I wasn't there at exactly 8am - closer to 8:30. By the time I got there the market was already buzzing even with the damp, gray weather. It threatened to rain the entire time I was there, but it didn't. It did begin to rain a little later in the morning, though, so I'm sure the market got some rain.

All of the regular vendors that I had missed all winter were there - Springdale Farms with the cider donuts for my boys; DanLynn Farms had the organic fertilizer for my vegetable garden that worked so well last year, organic scallions, and eggs; Hillacres Pride Farm supplied me with grass fed ground beef from happy cows and a half pound of bacon; Buzby Farms sold me a couple of eggplant ($1 each!) and pepper plants (50 cents each!) that were leftover from their own planting; Sikking Flowers had beautiful fresh cut tulips; and Mind Your Own had my favorite wildflower honey.

Not everything I bought was local - lemons won't ever be local and the peppers I bought were from Florida.

My favorite part of the morning was getting breakfast. Chef Mark Smith from the Tortilla Press had set up a booth and gone to the vendors before the market opened to buy produce to make breakfast with local ingredients. He made quesadillas with broccoli or with leaks and spinach. I had a leak and spinach quesadilla for breakfast, and it was delicious. I can't wait to see what he comes up as more and more local produce comes into season.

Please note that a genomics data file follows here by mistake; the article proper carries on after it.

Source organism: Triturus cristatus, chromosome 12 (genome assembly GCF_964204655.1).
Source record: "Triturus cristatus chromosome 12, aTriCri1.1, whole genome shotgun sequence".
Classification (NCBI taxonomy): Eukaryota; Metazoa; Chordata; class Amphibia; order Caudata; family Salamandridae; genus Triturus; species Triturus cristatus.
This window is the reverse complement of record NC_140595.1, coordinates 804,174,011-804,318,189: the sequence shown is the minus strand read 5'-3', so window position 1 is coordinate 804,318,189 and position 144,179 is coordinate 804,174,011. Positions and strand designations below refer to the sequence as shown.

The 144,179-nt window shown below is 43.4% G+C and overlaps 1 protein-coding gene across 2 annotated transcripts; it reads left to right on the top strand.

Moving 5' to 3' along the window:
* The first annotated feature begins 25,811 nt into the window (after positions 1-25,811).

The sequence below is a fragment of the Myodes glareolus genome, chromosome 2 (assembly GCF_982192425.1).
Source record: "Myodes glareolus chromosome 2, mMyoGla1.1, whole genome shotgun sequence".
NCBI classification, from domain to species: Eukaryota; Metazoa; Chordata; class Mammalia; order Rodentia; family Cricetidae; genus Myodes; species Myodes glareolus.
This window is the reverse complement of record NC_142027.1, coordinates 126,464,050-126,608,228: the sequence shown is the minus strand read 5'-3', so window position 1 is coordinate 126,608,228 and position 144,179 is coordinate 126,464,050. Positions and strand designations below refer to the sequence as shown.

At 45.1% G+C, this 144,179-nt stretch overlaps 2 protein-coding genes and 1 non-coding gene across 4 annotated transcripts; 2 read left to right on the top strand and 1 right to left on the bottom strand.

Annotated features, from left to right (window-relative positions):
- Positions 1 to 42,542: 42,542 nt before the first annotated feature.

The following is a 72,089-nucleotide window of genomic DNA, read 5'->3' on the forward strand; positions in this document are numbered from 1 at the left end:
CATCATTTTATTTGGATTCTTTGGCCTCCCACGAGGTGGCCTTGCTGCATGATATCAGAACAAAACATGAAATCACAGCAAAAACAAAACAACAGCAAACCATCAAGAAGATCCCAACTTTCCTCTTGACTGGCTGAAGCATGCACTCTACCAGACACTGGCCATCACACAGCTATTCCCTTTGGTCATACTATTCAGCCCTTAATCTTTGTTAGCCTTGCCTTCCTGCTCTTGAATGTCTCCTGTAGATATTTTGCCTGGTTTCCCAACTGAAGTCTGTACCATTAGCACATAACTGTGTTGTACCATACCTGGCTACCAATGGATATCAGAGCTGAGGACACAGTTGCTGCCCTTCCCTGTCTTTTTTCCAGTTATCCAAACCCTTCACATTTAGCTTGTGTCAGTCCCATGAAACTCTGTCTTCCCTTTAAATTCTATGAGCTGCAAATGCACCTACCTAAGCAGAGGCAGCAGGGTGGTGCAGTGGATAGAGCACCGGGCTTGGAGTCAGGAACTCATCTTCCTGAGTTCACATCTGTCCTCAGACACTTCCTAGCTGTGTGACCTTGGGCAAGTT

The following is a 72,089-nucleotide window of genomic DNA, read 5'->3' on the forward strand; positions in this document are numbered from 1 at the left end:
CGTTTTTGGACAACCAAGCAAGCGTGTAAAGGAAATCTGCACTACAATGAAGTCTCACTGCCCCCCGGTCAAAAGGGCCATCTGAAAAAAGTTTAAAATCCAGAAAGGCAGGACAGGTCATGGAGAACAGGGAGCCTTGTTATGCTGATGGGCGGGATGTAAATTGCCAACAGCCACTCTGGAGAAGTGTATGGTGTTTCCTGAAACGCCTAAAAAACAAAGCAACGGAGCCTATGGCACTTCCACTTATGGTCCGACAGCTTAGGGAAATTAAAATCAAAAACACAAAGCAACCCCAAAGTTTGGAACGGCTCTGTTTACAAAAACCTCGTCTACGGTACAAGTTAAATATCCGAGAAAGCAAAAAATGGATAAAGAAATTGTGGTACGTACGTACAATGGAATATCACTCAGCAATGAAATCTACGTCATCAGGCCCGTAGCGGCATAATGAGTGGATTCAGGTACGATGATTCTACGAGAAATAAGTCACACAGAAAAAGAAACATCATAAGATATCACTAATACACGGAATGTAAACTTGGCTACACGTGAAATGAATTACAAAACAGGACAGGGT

I walked away with three shopping bags full of food including some asparagus that I'm going to try to make asparagus guacomole with. If it's a success, I'll post the recipe here.


Monday, May 4, 2009

Westmont has a farmers market. Who knew?

I got waylaid by a million yard sales yesterday on my way home from the first day of the Collingswood Farmers Market (pictures and report to come tomorrow), and as I was hopping from yard sale to yard sale I saw a lawn sign on a corner about The Westmont Farmers Market.

Huh? How did this slip past my radar. Don't know, but it did. Their website isn't up and working yet, but I was able to get some information on this mid-week market.